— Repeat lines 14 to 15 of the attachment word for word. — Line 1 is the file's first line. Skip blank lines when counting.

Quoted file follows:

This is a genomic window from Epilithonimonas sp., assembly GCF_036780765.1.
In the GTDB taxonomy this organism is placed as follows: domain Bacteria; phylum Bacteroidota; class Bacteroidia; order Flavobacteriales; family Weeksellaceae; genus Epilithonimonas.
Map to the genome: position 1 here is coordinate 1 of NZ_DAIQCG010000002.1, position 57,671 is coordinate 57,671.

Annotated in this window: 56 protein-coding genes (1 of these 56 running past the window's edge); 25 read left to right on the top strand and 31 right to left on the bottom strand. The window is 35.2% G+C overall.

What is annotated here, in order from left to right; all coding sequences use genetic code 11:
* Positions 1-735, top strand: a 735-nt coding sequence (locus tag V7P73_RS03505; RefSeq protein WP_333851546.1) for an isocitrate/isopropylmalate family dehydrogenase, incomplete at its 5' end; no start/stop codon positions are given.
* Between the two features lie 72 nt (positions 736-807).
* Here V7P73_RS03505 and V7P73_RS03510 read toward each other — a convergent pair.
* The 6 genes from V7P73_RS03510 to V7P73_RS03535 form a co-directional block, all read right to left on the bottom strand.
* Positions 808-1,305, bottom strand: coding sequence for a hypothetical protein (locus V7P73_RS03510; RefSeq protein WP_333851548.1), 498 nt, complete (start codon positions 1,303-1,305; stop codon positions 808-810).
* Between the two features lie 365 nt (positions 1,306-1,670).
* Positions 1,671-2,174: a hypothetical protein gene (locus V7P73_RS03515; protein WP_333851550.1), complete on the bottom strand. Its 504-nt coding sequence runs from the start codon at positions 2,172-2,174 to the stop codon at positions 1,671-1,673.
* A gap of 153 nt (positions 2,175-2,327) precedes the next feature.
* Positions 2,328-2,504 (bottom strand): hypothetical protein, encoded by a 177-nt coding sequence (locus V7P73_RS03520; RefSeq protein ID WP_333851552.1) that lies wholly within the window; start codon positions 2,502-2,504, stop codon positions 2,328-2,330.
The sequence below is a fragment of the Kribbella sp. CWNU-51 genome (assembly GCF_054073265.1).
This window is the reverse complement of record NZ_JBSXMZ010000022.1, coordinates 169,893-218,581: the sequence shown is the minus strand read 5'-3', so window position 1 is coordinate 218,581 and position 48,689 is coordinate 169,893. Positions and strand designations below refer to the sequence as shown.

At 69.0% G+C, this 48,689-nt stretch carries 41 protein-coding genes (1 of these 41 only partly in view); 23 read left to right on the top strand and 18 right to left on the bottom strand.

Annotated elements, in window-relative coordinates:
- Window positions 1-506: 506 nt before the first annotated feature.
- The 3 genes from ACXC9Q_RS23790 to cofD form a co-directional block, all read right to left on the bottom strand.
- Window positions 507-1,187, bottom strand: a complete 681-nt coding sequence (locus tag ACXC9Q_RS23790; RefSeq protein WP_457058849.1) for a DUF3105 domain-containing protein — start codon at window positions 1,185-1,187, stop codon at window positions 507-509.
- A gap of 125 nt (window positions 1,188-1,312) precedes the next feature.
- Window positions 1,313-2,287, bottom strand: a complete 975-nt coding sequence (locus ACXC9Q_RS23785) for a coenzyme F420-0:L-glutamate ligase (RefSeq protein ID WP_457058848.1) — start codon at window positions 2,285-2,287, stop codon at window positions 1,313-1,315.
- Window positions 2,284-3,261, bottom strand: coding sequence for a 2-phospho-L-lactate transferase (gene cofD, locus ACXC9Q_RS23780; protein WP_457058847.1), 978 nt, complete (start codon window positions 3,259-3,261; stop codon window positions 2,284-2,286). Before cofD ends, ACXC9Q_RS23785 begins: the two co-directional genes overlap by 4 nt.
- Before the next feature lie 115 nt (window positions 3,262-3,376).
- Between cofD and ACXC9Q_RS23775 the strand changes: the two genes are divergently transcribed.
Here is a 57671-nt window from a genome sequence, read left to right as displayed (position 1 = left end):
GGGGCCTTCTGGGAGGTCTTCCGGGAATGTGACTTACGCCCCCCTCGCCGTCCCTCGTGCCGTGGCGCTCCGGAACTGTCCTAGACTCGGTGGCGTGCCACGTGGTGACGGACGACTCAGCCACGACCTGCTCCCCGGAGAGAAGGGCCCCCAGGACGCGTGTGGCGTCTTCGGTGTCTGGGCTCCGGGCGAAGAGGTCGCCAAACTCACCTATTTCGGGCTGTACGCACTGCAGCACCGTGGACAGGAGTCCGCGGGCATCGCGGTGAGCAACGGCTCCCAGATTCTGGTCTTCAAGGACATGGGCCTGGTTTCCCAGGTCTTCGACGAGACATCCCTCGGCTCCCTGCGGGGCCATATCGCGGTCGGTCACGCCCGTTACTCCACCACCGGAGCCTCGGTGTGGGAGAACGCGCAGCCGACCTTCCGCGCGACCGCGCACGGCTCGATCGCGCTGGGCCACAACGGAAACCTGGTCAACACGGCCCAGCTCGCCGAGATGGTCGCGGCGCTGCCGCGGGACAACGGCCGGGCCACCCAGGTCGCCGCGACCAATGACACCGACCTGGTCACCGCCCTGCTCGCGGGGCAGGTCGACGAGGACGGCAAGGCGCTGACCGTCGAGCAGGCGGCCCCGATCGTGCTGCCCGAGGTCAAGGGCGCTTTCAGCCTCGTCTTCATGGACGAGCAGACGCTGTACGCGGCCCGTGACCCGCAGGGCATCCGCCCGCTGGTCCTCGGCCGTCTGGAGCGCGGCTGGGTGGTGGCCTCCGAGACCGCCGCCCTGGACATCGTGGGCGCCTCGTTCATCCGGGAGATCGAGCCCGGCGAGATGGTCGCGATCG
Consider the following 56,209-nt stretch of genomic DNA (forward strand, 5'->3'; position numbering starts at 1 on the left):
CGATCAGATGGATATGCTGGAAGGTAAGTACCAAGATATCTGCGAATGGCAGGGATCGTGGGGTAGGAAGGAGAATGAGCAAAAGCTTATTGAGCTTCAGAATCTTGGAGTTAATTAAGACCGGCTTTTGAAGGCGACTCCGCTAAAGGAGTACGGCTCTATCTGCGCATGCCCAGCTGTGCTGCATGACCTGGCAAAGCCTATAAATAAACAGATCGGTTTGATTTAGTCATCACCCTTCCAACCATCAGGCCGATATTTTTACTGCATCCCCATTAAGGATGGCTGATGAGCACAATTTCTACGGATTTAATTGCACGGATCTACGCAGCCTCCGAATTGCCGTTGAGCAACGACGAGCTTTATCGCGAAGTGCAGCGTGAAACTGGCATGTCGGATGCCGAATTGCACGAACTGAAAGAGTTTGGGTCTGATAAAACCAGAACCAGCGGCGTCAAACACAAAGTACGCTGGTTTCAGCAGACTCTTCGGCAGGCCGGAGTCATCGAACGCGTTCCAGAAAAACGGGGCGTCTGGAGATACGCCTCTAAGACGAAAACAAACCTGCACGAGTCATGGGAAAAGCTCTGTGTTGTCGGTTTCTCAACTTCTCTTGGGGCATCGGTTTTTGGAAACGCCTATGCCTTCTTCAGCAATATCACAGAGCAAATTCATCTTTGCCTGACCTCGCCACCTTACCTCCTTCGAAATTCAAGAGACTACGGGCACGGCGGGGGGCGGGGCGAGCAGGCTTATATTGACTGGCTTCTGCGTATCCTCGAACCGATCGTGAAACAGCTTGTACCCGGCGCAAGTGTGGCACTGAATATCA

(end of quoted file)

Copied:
* Positions 2,328-2,504 (bottom strand): hypothetical protein, encoded by a 177-nt coding sequence (locus V7P73_RS03520; RefSeq protein ID WP_333851552.1) that lies wholly within the window; start codon positions 2,502-2,504, stop codon positions 2,328-2,330.
The sequence below is a fragment of the Kribbella sp. CWNU-51 genome (assembly GCF_054073265.1).